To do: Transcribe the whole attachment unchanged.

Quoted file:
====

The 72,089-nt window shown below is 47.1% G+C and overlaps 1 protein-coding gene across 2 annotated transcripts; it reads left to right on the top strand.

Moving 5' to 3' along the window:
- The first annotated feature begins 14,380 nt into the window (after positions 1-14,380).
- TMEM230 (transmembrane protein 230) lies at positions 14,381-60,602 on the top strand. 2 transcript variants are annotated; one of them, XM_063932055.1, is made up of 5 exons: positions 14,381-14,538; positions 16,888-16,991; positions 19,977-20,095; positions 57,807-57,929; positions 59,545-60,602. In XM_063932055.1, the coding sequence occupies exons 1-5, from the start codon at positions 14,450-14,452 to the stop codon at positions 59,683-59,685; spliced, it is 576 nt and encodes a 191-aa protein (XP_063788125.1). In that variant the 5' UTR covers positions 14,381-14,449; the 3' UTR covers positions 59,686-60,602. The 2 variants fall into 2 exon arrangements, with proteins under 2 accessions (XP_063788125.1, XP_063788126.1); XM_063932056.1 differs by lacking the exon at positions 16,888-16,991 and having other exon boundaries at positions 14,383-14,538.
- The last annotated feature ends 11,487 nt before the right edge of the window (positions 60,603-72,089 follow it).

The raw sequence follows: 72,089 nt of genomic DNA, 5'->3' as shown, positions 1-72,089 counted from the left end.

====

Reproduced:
The 72,089-nt window shown below is 47.1% G+C and overlaps 1 protein-coding gene across 2 annotated transcripts; it reads left to right on the top strand.

Moving 5' to 3' along the window:
- The first annotated feature begins 14,380 nt into the window (after positions 1-14,380).
- TMEM230 (transmembrane protein 230) lies at positions 14,381-60,602 on the top strand. 2 transcript variants are annotated; one of them, XM_063932055.1, is made up of 5 exons: positions 14,381-14,538; positions 16,888-16,991; positions 19,977-20,095; positions 57,807-57,929; positions 59,545-60,602. In XM_063932055.1, the coding sequence occupies exons 1-5, from the start codon at positions 14,450-14,452 to the stop codon at positions 59,683-59,685; spliced, it is 576 nt and encodes a 191-aa protein (XP_063788125.1). In that variant the 5' UTR covers positions 14,381-14,449; the 3' UTR covers positions 59,686-60,602. The 2 variants fall into 2 exon arrangements, with proteins under 2 accessions (XP_063788125.1, XP_063788126.1); XM_063932056.1 differs by lacking the exon at positions 16,888-16,991 and having other exon boundaries at positions 14,383-14,538.
- The last annotated feature ends 11,487 nt before the right edge of the window (positions 60,603-72,089 follow it).

The raw sequence follows: 72,089 nt of genomic DNA, 5'->3' as shown, positions 1-72,089 counted from the left end.